As a fine artist myself, I recognize that many of the great painters used aids for drawing: the camera obscura, the camera lucida, mirrors, et cetera. So, what’s the harm with taking shortcuts, if they get the job done faster?
Shortcuts: The good, the Bad and the Ugly
There is a stark reality about the business side of life. Everyone looks for efficiencies and hacks to move forward.
Commercial fishermen use tools like nets to maximize their catch. For them, it’s about making a living.
Same with many commercial artists, who employ computers and digital aids to craft their work. A fair number of fine artists use photography and projectors to save time with rendering.
This is the “good” of shortcuts. Finding more efficient ways to complete one’s work and improve one’s livelihood.
But we must be ever vigilant not to lose the art of it all.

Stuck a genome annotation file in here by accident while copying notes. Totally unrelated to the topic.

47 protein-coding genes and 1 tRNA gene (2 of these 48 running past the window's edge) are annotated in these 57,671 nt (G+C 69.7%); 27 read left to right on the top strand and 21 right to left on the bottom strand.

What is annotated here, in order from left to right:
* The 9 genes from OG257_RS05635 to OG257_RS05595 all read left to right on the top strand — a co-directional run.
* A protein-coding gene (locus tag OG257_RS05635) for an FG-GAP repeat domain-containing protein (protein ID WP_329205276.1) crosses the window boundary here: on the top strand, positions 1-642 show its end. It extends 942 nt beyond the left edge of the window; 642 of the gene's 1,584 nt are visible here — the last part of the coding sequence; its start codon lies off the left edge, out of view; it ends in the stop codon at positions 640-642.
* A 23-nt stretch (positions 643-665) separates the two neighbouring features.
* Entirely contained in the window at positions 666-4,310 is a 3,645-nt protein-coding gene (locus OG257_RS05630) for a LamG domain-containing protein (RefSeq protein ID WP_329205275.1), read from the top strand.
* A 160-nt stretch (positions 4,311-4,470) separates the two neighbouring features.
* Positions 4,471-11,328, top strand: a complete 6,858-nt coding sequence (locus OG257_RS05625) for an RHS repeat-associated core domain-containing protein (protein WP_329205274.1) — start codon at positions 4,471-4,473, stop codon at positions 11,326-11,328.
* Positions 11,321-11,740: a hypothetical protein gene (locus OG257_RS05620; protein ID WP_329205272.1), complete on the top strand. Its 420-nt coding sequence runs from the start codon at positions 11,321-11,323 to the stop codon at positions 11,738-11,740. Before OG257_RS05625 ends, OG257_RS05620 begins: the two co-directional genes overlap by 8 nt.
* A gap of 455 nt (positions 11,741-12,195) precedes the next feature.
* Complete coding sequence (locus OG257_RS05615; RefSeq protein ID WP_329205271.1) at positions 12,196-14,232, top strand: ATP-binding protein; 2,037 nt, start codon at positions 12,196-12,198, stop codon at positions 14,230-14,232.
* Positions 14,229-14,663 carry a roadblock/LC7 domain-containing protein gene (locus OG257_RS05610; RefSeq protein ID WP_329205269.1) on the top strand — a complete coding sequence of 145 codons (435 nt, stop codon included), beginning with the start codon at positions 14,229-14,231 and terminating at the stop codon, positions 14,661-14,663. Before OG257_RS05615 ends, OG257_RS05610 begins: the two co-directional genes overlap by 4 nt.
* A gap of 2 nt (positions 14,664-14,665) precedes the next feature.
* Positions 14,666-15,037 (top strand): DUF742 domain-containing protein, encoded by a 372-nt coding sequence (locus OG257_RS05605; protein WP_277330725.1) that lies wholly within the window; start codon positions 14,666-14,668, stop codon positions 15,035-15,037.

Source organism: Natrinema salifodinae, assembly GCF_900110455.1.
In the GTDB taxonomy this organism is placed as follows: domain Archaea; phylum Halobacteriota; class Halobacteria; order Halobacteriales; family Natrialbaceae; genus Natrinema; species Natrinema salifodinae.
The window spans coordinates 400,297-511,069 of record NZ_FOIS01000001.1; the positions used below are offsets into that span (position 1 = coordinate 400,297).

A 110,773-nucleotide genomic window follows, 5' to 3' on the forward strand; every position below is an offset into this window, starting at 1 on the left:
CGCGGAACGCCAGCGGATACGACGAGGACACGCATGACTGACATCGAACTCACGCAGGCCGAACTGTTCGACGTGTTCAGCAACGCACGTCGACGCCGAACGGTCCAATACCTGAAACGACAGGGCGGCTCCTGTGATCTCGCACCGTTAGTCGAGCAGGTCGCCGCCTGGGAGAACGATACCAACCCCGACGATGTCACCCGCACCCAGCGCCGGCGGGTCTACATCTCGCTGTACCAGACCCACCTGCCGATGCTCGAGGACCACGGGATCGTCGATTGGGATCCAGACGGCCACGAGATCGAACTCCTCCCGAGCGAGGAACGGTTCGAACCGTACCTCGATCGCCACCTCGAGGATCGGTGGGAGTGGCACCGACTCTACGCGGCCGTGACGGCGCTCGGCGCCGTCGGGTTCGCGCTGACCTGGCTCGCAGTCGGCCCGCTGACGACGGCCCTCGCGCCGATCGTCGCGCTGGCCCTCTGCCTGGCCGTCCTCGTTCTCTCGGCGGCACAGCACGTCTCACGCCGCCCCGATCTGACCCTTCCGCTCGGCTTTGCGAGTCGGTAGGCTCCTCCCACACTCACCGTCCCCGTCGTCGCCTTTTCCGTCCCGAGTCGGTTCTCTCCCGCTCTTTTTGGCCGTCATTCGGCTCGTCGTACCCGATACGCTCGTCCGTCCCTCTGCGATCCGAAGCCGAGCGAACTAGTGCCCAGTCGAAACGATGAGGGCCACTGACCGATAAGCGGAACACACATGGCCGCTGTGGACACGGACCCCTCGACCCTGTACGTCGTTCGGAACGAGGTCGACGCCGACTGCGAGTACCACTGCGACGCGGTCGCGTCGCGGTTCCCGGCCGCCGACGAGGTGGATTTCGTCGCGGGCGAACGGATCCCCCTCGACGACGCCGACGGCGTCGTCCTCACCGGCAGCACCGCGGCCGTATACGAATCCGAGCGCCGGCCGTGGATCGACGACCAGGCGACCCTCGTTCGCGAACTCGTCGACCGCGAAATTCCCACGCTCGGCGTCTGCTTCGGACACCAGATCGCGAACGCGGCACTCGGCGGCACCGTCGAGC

What’s the “bad” of taking shortcuts? It denies us the hardships, detours, and lessons of the long road. The deep ruts and bumps that hone our skills, deepen our abilities and make us true artists as opposed to tinkering craftsmen.
“When we sidestep our deeper being and true artistic expression to fill a quota, meet a deadline or gallery preference, we betray our artistic soul.” -John P. Weiss
Lastly, the “ugly” of shortcuts can be found in “artists” who never learned how to render or paint in the first place. They rely completely on cameras and projectors to produce their work.
Their art is usually stiff and forced. All mechanics and no poetry. They lack the ability to perform a live painting demonstration.
People in any creative profession who embrace shortcuts at the expense of deep practice, shortchange themselves on the deeper satisfaction that comes from truly learning one’s craft. They are denied the pleasures of honest effort, and the fulfillment of reaching new levels of expertise.